The Telegraph
Sunday , April 20 , 2014
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Disease blow to king of fruits

- Scientists predict 60 per cent drop in mango production this year

Ranchi, April 19: Mango lovers may well get ready to relish less of their much-loved fruit this summer.

Agriculturists have predicted a 60 per cent drop in mango production in Jharkhand in 2014, thanks to adverse weather conditions that caused the Infloresence Blight disease in mango flowers, which dried fast and fell down before blossoming into fruits.

In 2012-2013, around 4 lakh metric tonnes of the succulent, yellow fruit were grown across the 40,000-hectare mango belt in Jharkhand.

“Although mango flowers grew in abundance this year too, they were affected by Infloresence Blight because of prolonged showers in the first week of March and excessive humidity. As a result, the small blossoms dried up easily and fell from the trees. This will naturally cause production to go down by at least 60 per cent,” confirmed Bikas Das, a fruit scientist at ICAR-Plandu in Ranchi.

S. Kumar, former principal scientist of ICAR-Plandu who had done extensive research on mangoes, agreed, saying that the showers affected pollination in the flowers.

This is the first time that the disease has dealt a huge blow to mango crop that blossoms from mid-February, while fruits are formed around early March, a crucial phase when they are most vulnerable to showers, hailstorm or heavy wind.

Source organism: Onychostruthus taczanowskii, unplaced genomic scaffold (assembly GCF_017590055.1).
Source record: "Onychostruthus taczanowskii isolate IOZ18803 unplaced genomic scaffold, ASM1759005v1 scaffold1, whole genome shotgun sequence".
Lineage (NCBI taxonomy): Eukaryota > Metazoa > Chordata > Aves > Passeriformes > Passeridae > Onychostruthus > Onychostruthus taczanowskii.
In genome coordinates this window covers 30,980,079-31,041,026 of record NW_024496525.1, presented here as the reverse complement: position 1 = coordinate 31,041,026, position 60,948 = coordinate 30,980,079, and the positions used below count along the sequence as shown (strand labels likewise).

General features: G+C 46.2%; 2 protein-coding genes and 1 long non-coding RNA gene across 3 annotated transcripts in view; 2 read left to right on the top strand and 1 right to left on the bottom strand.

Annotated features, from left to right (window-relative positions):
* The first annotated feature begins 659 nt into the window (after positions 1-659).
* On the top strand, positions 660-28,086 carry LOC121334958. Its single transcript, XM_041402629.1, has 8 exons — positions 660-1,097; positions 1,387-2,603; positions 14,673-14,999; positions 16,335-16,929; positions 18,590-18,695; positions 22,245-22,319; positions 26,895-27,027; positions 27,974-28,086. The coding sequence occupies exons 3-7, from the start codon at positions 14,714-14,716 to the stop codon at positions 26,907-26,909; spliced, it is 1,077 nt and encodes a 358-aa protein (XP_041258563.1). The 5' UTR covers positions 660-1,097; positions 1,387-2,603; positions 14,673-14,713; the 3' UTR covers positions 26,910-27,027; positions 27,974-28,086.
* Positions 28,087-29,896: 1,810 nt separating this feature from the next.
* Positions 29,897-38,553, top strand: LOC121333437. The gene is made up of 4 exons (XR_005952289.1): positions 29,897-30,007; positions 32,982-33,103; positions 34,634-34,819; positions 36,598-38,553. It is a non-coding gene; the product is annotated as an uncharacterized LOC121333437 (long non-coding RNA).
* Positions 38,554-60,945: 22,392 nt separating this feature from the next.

According to Das, the mangoes that are currently available in the market at Rs 70-Rs 80 per kg are being brought from South India.

Those that are grown locally in Hazaribagh, Ranchi, Khunti, Gumla and Lohardaga will arrive late in the market around June.

“But we are expecting limited supply from these areas. Some farmers have already approached us, seeking advice on how to prevent Infloresence Blight from spreading in ot her mango trees. We have advised them to use the Bavistis fungicide that will prevent further growth of the fungus,” the scientist added.

So far, the scientists at ICAR-Plandu have been able to reach out to 5,000 farmers via SMSes. They are trying to contact more farmers across the mango production belt.

“Hopefully, our suggestions will work well for them,” Das added.

Of all the varieties of mango, the demand is more for langra and dasheri in Jharkhand.

But with supply projected to be less this year, fruit wholesalers and vendors are expected to jack up prices.

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